May 25, 2009

Memorial Day 2009 ... with an addendum


Memorial Day was first enacted to honor the Union soldiers of the Civil War. After World War I, it was expanded to include American casualties of any war or military action.

On Memorial Day, there may be parades to honor those who went before, and group observances and individual remembrances at veterans' cemeteries and the gravesides of family members.


Memorial Day is a day when we typically remember and honor the dead.


Memorial Day is not a day when we, as a nation, remember the lost who are still among us.


I am not talking about those missing in action (MIA) or prisoners of war (POW) - they should be remembered all the time by us all, not just the families who love and miss them.

I am talking about the vast number of active duty service members and veterans--and their families--who are suffering from the effects of post traumatic stress disorder, PTSD.

PTSD has suffered badly at the hands of the Department of Defense and the military establishment. Throughout our history of war--Independence, Civil, WWI, WWII, Korea, Vietnam--those who came back deeply scarred by the horrors were treated as though their suffering was caused by an inherent personal weakness, a lack of inner will or strength. After all, everyone didn't come back experiencing the flashbacks, the hypervigilence, the nightmares, the black hole that eats both the outside reality and the soul.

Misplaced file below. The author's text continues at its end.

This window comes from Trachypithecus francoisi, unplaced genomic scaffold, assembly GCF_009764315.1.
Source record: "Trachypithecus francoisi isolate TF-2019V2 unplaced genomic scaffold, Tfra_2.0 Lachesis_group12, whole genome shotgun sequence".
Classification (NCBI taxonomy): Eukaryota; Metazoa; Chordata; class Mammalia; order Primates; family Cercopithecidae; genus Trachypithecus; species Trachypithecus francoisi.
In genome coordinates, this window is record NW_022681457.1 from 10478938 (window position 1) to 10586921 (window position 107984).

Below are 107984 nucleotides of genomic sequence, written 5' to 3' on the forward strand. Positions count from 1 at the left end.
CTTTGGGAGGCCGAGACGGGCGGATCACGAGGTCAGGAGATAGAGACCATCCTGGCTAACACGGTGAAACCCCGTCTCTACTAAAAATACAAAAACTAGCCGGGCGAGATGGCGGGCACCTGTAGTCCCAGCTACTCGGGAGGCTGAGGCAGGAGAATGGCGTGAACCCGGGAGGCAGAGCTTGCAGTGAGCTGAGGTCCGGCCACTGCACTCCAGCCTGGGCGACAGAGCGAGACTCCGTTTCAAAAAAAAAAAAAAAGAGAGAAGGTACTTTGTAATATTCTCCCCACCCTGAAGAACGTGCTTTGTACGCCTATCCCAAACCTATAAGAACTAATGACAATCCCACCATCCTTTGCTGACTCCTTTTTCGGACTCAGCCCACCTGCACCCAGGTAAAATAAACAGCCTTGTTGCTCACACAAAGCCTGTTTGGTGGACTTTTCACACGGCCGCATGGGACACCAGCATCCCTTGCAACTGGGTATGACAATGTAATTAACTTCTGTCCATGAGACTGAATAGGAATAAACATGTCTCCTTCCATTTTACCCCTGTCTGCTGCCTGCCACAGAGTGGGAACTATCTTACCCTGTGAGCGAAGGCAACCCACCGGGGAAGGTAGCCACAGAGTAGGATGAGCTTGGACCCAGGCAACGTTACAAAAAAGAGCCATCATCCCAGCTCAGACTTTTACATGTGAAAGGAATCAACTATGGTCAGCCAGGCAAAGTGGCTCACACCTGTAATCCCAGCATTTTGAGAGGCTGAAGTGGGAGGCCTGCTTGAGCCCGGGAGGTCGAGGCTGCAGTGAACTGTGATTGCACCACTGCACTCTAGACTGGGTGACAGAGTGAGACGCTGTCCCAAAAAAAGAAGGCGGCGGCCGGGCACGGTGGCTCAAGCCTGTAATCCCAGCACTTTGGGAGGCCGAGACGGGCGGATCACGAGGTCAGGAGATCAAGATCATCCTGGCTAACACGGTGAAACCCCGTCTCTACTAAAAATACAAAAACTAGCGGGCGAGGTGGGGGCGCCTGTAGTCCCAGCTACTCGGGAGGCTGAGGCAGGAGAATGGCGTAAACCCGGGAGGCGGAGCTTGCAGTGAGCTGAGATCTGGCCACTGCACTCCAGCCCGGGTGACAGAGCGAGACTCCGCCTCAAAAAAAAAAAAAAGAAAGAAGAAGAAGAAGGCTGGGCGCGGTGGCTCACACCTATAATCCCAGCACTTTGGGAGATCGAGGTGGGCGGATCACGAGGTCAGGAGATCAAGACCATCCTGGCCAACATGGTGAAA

PTSD is a lot like rape: people who suffer it rarely report it. I heard on the news last night that 20 percent of returning vets from Iraq and Afghanistan are suffering from PTSD. Given the feelings of shame, and "it must be something wrong with me, because everyone else seems to be okay, so I'll just try to keep it buried", and the general "Suck it up, soldier!" attitude that is still so prevalent, both in the military and, for that matter, in law enforcement (a field where a lot of our vets end up once back in civilian life), the actual number is much, much higher.

PTSD does not go away if ignored. PTSD affects the active duty service member as well as the veteran. PTSD affects the service member's and veteran's family, affects their children, and may ultimately affect the adults those children grow into.

So, on this day when we remember those who died in war or after, of the injuries both physical and otherwise, let us also remember and honor those still among us, especially those who need ongoing support and help.